Chattanooga School for the Arts and Sciences seniors win invention contest

Chattanooga School for the Arts and Sciences seniors win invention contest

November 20th, 2018 by Staff Reports in Local Regional News

Three students from the Chattanooga School for the Arts and Sciences won Bright Spark's 2018 Invention Challenge with their idea for a a light-up, GPS dog collar called the Collite.

Brennan, Will and Tyler, all CSAS seniors, won a $100 gift card and beat out 30 other inventions through two rounds of judging to take first place.

"Bright Spark does a fantastic job creating an experience for kids to participate in meaningful Design Thinking," said Kristin Burrus, a CSAS science teacher and the team's sponsor, in a statement. "The Collite group have plans to make a working prototype of the collar using skills learned and resources from our CSAS VWeLab. I am proud of all the CSAS teams and know that this experience has made them better critical thinkers, collaborators, and future entrepreneurs."

Bright Spark, a project of Bridge Innovate, is in its sixth year. This year's challenge was sponsored by Western Electric. Entries were judged by Geoff Millener of The Edney Center, Matt Harris of Walker County Schools, Tim Walsh of Western Electric, and Allison Wolfe of CO.LAB.

"The Invention Challenge is a fun avenue for students like Brennan, Will and Tyler to build creative muscle," reads a statement by Bright Spark director Mary Kim. "We are thankful for all the students and teachers who participated this year! This challenge is a great stepping stone to our Student Design Competition where students will tackle a community-based problem through design thinking."

The Student Design Competition is another opportunity for school teams to showcase their talents. Teams from fourth grade to post-secondary can register through Dec. 1 at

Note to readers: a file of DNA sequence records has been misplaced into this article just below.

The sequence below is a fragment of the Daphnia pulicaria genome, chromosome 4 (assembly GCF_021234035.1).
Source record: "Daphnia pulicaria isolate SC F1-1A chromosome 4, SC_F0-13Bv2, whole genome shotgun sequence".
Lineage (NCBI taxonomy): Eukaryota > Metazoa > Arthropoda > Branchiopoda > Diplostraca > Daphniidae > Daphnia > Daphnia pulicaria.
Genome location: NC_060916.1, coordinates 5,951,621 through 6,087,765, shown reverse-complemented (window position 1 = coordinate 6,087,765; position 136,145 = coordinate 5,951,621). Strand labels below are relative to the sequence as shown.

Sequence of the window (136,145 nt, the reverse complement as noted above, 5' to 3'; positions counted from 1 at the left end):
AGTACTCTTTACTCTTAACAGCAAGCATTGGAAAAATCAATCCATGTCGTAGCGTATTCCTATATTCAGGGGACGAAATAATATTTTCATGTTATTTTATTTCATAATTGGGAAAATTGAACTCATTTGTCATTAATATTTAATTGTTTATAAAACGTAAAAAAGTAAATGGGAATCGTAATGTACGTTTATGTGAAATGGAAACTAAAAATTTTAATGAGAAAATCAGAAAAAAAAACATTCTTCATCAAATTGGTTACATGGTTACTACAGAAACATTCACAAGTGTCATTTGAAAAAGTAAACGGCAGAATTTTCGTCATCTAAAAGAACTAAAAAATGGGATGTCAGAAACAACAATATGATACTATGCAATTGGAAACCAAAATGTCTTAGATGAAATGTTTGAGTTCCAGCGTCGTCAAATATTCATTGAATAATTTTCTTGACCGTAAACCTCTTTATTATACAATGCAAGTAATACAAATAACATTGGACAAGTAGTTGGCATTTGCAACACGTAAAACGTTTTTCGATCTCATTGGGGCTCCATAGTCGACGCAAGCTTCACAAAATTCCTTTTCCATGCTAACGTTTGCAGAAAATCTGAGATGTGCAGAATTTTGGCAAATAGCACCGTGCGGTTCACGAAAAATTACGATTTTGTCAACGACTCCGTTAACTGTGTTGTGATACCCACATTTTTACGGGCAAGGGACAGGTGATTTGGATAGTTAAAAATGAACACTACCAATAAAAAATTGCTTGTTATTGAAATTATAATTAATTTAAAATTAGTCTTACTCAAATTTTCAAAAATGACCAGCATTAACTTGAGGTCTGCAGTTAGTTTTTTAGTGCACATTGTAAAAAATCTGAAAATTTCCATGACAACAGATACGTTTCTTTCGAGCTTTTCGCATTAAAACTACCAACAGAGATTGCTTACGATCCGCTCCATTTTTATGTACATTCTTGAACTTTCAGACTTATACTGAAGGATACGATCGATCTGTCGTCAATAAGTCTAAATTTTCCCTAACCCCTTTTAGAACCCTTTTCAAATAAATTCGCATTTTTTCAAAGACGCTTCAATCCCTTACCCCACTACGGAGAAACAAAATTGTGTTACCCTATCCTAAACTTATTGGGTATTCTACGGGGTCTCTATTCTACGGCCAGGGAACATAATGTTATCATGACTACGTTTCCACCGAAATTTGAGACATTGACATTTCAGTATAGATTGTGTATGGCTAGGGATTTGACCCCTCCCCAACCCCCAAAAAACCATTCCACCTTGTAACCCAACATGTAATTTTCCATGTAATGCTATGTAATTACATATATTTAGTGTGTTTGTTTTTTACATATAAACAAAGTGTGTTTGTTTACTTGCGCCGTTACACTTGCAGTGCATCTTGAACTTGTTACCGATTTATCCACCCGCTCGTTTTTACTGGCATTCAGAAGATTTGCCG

Mentors needed for TN Promise students

tnAchieves needs almost 2,500 volunteers across the state to support TN Promise students. In Hamilton County, about 101 volunteers are needed to ensure each scholarship applicant has a mentor as they transition from high school to college.

Mentors spend one hour a month assisting students — reminding them of important deadlines, serving as a trusted college resource and encouraging students to meet their full potential.

TN Promise, in partnership with tnAchieves, allows every graduating high school senior the opportunity to attend a community or technical college, as well as several universities, tuition free with mentor support.

"Education needs community support and buy-in to thrive," reads a statement from tnAchieves executive director Krissy DeAlejandro. "tnAchieves launched in one community 10 years ago and spread across the state because it had the support of community leaders. We are not recruiting college experts. We are asking people who value education to serve as student cheerleaders!"

Potential mentors must be 21 years of age, are subject to a background check and must attend a one-hour training.

For more information or to apply, visit or contact tnAchieves Deputy Director of Outreach Graham Thomas at 615-604-1306 or


CHI Memorial honors two educator heroes

Brittany Harris, an academic coach at East Brainerd Elementary, and Colleen Ryan, a teacher at Rivermont Elementary, were honored with the Community Outreach Award at the CHI Memorial Heroes Luncheon, sponsored by the American Red Cross.

The two, who have appeared on "The Ellen DeGeneres Show," launched "The Passage" in April 2016. They transformed a red, redesigned mini schoolbus into a mobile classroom because they saw a need for the parents to have more opportunities to be active in their children's education and for children to have more opportunities for academic growth outside of the classroom.

"We feel like the best way for a student to learn is when they're having fun and excited about learning," Ryan said in a statement. "Building those relationships and connections with children as well as the community have been the most rewarding."


Local artist partners with urban art education program

Darcee Lee Burnette, a longtime local artist and regular at the Chattanooga Market, opened a new shop called Handmade Here on Nov. 16. The shop features items made by local artists.

Burnette, who is known for her own paper flower creations, has committed to donating some of the store's proceeds to Scenic City Angel, a Chattanooga nonprofit organization under Mark Making that provides art education programs to local urban and underserved children.

Burnette believes the organization has the power to change "entire communities" through encouragement, art education and mentorship, according to a news release.

The shop, Handmade Here, is at 850 Market St., Suite 120, in Miller Plaza.